$${\text{I }} = {\text{I}}_{{\text{o}}} {\text{exp }}\left( { - {\text{k}}_{{{\text{PAR}}}} {\text{Z}}} \right)$$
(1)

where ‘I’ is the intensity of light at depth ‘z’, ‘Io’ is the intensity at the surface and ‘kPAR’ is the diffuse attenuation coefficient of photosynthetically active radiation which is computed following Lotliker et al54.

$${\text{k}}_{{{\text{PAR}}}} = {\text{ }}0.0{\text{168 }} + {\text{ }}0.{\text{97 k}}_{{\text{d}}} \left( {{\text{49}}0} \right)$$
(2)

where kd(490) is the downward irradiance at 490 nm. The Zeu, the depth at which the light intensity decreases to 1% of that at the surface, was calculated using the equation as follows.

$${\text{Z}}_{{{\text{eu}}}} = {\text{ 4}}.{\text{61}}/{\text{k}}_{{{\text{PAR}}}}$$
(3)

The weekly composite of quality controlled surface chl-a concentration from MODIS-Aqua (https://hermes.acri.fr/index.php?class=archive) is also used in the present study. Further, temperature from INCOIS-GODAS (Indian National Centre for Ocean Information Services-Global Ocean Data Assimilation System) simulation55,56 is also used inorder to calculate the MLD.

### Data analysis and plots

Figures 1, 2, 3, 4 and 5 are plotted using Ocean Data View (ODV)57 software (version 5.0.). Figure 4(a) is made using MS Excel 2007 and Fig. 4(b) is made using Grapher 8. Figure 5 is made using Inkscape software (version 1.0.1; https://www.Inkscape.org).

## Data availability

The in situ data collected during the winter monsoon of 2019 is available from Indian National Centre for Ocean information Services (INCOIS) on request. The euphotic Depth and chl-a concentration are downloaded from MODIS-AQUA (https://hermes.acri.fr/index.php?class=archive). INCOIS-GODAS simulation used for MLD estimation is available at INCOIS Live Access Server (las.incois.gov.in).

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## Acknowledgements

We acknowledge the financial support provided by INCOIS, Ministry of Earth Sciences, Govt. of India, to conduct the cruise and research. We acknowledge the support of Ship master and all the crew members for their help during the sampling. Authors also thank the students (Amit Kumar Jena and Sachidananda Sahoo) of Berhampur University for their help in onboard sample collection and analysis. RSL wishes to express gratitude for the financial support provided by the Department of Science and Technology (DST) under the “INSPIRE” fellowship as part of Ph.D. programme. The authors wish to acknowledge NASA—GSFC for making available MODIS-Aqua data through OBPG project. This paper is a part of the doctoral work of RSL. This is INCOIS contribution no. 422.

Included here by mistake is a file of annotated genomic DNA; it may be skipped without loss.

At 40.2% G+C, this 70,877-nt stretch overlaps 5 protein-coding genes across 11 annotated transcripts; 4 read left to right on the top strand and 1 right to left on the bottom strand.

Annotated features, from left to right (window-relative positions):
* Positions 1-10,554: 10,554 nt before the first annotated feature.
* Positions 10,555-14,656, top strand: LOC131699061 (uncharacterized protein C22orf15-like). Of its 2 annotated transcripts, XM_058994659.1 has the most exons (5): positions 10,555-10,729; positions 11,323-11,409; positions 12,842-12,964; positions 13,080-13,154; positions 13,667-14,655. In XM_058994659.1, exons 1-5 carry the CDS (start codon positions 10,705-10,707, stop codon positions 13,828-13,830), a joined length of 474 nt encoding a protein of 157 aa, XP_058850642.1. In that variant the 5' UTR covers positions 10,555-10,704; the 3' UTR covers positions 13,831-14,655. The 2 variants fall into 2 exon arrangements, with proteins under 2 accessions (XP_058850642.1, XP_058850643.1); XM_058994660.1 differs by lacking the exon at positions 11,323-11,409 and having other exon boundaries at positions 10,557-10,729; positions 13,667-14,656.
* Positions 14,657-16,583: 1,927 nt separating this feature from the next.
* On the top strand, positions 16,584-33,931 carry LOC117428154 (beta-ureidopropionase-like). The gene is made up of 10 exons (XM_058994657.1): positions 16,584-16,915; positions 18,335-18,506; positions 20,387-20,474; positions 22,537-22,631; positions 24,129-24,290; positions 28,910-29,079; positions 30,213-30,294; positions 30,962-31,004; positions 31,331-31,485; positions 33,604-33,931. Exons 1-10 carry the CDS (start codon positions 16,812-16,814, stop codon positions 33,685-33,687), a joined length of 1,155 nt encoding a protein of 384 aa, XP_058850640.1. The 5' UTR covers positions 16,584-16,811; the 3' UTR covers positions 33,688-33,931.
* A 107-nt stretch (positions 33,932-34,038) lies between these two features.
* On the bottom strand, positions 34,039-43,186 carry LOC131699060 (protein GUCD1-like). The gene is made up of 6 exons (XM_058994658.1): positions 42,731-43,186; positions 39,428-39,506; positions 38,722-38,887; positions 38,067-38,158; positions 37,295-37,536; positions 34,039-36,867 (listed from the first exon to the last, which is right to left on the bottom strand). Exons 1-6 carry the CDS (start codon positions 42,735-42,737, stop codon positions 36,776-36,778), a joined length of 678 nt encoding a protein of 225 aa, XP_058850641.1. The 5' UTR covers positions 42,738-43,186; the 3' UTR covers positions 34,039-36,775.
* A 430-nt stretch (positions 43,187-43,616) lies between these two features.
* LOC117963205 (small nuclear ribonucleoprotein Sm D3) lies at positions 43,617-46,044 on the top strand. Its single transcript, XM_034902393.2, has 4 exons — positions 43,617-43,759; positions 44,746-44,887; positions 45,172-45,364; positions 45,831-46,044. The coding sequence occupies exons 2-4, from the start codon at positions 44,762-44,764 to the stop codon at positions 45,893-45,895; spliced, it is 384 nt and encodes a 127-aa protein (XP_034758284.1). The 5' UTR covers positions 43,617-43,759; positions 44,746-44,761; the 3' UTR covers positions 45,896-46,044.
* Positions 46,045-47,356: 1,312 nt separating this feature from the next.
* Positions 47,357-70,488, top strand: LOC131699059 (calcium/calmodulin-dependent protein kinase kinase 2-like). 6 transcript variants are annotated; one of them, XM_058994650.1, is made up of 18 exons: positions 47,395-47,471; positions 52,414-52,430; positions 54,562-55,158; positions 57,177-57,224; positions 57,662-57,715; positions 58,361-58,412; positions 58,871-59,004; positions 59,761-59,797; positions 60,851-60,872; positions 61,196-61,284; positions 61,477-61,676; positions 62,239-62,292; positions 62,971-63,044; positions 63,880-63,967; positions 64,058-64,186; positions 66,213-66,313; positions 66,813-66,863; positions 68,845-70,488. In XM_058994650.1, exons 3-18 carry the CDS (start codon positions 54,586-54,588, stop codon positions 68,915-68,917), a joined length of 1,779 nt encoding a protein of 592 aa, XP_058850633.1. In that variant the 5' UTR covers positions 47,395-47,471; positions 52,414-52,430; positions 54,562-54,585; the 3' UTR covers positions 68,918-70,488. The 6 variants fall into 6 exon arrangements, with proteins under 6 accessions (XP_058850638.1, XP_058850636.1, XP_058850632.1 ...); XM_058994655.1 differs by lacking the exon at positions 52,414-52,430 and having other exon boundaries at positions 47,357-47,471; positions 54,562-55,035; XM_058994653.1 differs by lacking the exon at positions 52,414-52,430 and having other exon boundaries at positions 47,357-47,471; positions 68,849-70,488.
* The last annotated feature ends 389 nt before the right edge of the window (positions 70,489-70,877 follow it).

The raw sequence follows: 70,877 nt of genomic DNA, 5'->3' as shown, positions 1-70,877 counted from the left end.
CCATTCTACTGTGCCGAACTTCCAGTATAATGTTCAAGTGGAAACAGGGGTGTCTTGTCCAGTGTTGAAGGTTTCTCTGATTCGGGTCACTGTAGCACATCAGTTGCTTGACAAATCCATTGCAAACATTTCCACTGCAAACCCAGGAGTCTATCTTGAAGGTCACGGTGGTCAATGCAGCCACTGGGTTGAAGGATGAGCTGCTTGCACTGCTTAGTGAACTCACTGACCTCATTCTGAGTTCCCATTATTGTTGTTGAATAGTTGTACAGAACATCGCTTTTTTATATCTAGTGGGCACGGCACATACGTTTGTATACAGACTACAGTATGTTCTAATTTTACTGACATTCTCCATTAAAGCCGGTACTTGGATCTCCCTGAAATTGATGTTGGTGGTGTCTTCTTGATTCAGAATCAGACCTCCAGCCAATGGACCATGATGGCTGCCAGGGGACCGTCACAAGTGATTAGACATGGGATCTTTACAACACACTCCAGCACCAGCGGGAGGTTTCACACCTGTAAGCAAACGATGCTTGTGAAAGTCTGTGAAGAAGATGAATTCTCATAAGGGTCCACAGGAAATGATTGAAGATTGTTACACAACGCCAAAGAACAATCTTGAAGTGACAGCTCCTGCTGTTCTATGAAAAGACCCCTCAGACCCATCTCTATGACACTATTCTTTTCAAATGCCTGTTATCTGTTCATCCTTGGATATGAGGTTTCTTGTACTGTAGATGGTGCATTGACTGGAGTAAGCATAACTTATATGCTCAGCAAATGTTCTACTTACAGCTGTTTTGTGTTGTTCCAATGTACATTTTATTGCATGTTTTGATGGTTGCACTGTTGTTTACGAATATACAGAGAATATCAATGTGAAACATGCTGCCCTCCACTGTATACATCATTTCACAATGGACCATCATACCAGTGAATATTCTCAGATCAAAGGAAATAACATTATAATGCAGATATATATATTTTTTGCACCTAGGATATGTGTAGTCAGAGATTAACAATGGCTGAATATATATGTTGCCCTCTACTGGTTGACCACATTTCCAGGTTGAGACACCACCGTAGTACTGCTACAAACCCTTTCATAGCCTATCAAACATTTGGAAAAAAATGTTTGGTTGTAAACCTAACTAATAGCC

## Author information

Authors

### Contributions

S.P. conceived the hypothesis, S.P. and A.A.L. conceptualized the study, designed the experiment and administered the expedition, T.M.B. supervised the study and acquired funding resource, R.S.L., T.M. and A.C. collected the physical parameters and carried out corresponding analysis, S.K.B. and B.K.S. collected and carried out onboard analysis of biogeochemical parameters, A.A.L. and S.K.B. carried out laboratory analysis of pigment chromatography and relevant data interpretation, A.A.L. and A.S. collected and analyzed optical data (in situ and satellite-derived), R.S.L. and S.P. prepared the first draft of the manuscript with critical input from A.A.L., A.S. and S.K.B., which was subsequently edited and modified by all the authors. All authors read the revised manuscript, edited and approved the final version.

### Corresponding author

Correspondence to Satya Prakash.

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### Competing interests

The authors declare no competing interests.

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Lakshmi, R.S., Prakash, S., Lotliker, A.A. et al. Physicochemical controls on the initiation of phytoplankton bloom during the winter monsoon in the Arabian Sea. Sci Rep 11, 13448 (2021). https://doi.org/10.1038/s41598-021-92897-3